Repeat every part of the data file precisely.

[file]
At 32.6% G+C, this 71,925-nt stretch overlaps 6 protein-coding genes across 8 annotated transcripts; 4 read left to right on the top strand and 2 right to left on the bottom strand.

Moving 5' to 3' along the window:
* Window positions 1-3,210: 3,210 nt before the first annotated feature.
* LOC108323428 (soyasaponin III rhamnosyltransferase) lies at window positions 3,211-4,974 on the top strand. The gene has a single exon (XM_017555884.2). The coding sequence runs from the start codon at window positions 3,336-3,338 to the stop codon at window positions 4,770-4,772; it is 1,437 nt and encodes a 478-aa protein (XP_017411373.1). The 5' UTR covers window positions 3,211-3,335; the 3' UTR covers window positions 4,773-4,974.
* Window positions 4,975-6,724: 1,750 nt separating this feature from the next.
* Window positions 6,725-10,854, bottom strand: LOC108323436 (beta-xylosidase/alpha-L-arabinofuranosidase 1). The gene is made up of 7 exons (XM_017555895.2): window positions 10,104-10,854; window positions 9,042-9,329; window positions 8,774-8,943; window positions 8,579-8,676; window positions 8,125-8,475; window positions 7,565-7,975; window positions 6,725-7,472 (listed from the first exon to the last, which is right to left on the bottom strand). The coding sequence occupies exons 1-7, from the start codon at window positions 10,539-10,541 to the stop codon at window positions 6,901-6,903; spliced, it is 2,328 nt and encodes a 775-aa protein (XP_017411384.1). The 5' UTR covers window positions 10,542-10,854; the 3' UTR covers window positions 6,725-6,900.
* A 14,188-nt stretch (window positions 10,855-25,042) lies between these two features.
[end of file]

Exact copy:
At 32.6% G+C, this 71,925-nt stretch overlaps 6 protein-coding genes across 8 annotated transcripts; 4 read left to right on the top strand and 2 right to left on the bottom strand.

Moving 5' to 3' along the window:
* Window positions 1-3,210: 3,210 nt before the first annotated feature.
* LOC108323428 (soyasaponin III rhamnosyltransferase) lies at window positions 3,211-4,974 on the top strand. The gene has a single exon (XM_017555884.2). The coding sequence runs from the start codon at window positions 3,336-3,338 to the stop codon at window positions 4,770-4,772; it is 1,437 nt and encodes a 478-aa protein (XP_017411373.1). The 5' UTR covers window positions 3,211-3,335; the 3' UTR covers window positions 4,773-4,974.
* Window positions 4,975-6,724: 1,750 nt separating this feature from the next.
* Window positions 6,725-10,854, bottom strand: LOC108323436 (beta-xylosidase/alpha-L-arabinofuranosidase 1). The gene is made up of 7 exons (XM_017555895.2): window positions 10,104-10,854; window positions 9,042-9,329; window positions 8,774-8,943; window positions 8,579-8,676; window positions 8,125-8,475; window positions 7,565-7,975; window positions 6,725-7,472 (listed from the first exon to the last, which is right to left on the bottom strand). The coding sequence occupies exons 1-7, from the start codon at window positions 10,539-10,541 to the stop codon at window positions 6,901-6,903; spliced, it is 2,328 nt and encodes a 775-aa protein (XP_017411384.1). The 5' UTR covers window positions 10,542-10,854; the 3' UTR covers window positions 6,725-6,900.
* A 14,188-nt stretch (window positions 10,855-25,042) lies between these two features.